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Thomas Heatherwick: Master Architect

Culture Watch
Architect and designer Thomas Heatherwick.

By Ted Loos

At times, you’d think Thomas Heatherwick was the only architect-designer working these days—he gets that much attention. In his native Britain, he is endlessly chronicled, praised and sometimes pilloried for his out-there designs, which frequently have an organic, curving shape to them.

Curly haired, well-dressed and intensely focused, Heatherwick is known as the mad scientist of design because all of his work involves ingenious leaps of imagination, while retaining a kind of simplicity of concept. No wonder that when London’s V&A Museum put on a 2012 exhibition of his work, it was subtitled “Designing the Extraordinary.”

The 46-year-old Heatherwick, founder of Heatherwick Studio, is probably best known for his torch from the 2012 London Olympic Games, known as the Caldron. It was made up of smaller flames carried into the stadium by athletes, that, when combined, formed one very big, fire-y statement about cooperation and global unity.

In the United States, his star wattage was enough to attract billionaire developer Stephen M. Ross, of the Related Companies, who commissioned him to design a $150 million interactive sculpture of sorts—a climbable, 15-story basket-shaped structure in bronze-colored steel—to anchor the Hudson Yards development on the west side of Manhattan, due to be completed next year. Called “Vessel”, the project’s design was debuted with ballyhoo last September.

His island in the middle of the Hudson River off Manhattan, known as Pier 55, is moving forward with the sponsorship of media mogul Barry Diller. Heatherwick’s still-in-development London Garden Bridge—essentially a densely planted park—has been on-again, off-again with controversies and funding.

Let’s just say he has a lot going on in terms of forthcoming projects, too. The list includes the Zeitz MOCAA, a contemporary art museum in Cape Town, and the attached hotel, The Silo; a collaboration with architect Bjarke Ingels on the new Google headquarters in Silicon Valley; and a collaboration on the redo of the New York Philharmonic’s home. His website lists his projects in three categories—small, medium and large—but they all seem to have a very big impact on the design world.

Heatherwick grew up in Kent, England and never trained as an architect: He’s always seen himself as a creator of three-dimensional objects, and buildings are just one of the many types of things that, in his mind, need designing. He has spent a lot of time and energy on product design, like his perfume bottle for Christian Louboutin Beauté.

Given his wide range of creativity, it’s not surprising that Heatherwick comes from a family of artists, inventors and other “makers.” After his education at the Royal College of Art, he was mentored by the British design icon Terence Conran. Recently Heathwick wrote a heartfelt introduction to Conran’s memoir-with-pictures, My Life in Design. Though Conran has been more associated with furniture and home goods, particularly through Conran and the Conran Shop, he’s a polymath in a similar vein to Heatherwick, refusing to be categorized or to be stopped from thinking across genres.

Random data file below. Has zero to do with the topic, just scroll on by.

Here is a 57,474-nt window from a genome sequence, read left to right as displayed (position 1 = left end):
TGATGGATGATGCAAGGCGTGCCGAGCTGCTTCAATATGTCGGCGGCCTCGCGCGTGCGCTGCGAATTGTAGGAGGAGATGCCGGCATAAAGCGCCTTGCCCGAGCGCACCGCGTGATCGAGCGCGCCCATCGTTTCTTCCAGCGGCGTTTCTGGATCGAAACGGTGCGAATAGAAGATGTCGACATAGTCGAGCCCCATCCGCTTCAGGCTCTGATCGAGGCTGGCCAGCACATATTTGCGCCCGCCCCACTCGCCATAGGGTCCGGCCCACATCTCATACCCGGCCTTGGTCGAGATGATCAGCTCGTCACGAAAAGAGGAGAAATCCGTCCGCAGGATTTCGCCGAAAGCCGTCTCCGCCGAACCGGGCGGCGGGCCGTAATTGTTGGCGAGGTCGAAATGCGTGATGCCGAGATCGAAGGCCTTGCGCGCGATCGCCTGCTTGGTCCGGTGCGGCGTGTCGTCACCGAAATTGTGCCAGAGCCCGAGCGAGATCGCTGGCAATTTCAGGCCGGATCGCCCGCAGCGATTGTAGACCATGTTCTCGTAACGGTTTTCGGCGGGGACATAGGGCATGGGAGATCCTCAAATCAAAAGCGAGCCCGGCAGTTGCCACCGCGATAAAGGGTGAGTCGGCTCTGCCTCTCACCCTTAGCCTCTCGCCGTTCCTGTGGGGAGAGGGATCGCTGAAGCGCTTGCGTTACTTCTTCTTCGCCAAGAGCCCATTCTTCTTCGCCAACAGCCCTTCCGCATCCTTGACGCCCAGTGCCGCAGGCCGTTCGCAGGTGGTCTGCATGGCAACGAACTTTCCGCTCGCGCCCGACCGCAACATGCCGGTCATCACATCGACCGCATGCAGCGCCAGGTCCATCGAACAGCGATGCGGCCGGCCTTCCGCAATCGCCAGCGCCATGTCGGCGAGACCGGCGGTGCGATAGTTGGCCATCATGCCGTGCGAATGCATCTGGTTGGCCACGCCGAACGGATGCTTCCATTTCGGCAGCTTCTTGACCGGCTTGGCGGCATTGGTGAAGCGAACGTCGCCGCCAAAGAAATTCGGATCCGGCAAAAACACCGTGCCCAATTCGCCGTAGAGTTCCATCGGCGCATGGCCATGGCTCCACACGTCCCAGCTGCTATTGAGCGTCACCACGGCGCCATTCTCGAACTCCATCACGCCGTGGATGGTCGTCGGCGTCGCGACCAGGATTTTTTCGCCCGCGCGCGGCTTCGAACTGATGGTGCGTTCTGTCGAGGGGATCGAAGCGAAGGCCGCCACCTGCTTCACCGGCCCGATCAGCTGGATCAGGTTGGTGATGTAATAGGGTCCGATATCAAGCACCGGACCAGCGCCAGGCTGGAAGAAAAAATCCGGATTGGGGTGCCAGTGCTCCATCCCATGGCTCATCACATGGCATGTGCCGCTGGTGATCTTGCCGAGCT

Until 2010, Heatherwick’s projects were acclaimed but largely located inside Britain. But the “Seed Cathedral,” the U.K. Pavilion at the Shanghai Expo 2010, launched him into a new orbit. The addition of 250,000 seeds to tiny fiberglass strands made part of the pavilion seem like a living, hairy being, both a statement about biodiversity and a cool icon.

The pavilion was really all about a magician’s misdirection. The attention was focused on the seeds, but most of the useable part of the building, off to the side, was architecturally basic and eminently practical for large crowds. By diverting attention with the seeds, Heatherwick got both the sizzle and the steak.

To prove that nothing is beneath him or foreign to him, Heatherwick immediately jumped to redesigning London’s buses. His “Routemaster” bus designs let in more light and improve safety—and, as always with Heatherwick, it pleases the eye too, with its diagonally draped front windshield.

London has naturally been home to the most Heatherwick architecture, as the designer has long been a resident of that city. But as demand has exploded, the work has gone fully global, particularly in Asia, where his Learning Hub (The Hive) at Singapore’s Nanyang Technological University in Singapore has helped rethink how university classrooms, offices and public spaces can be arranged for maximum communication.

With the “Vessel” project now fully underway, and Pier 55 not geographically very far away, New York is becoming a Heatherwick hub of sorts, too. Ross was so happy with the Hudson Yards design that he hired the studio to do a couple of residential buildings, too.

Private structures like those are relatively rare for this designer—overall the most striking thing about his career is that his work has been largely comprised of public projects, places that anyone can enter and enjoy, products that anyone can buy (if they can afford it), and structures that somehow serve as links, like bridges. In the end, his greatest passion may be to let the whole world share in his ingenuity.


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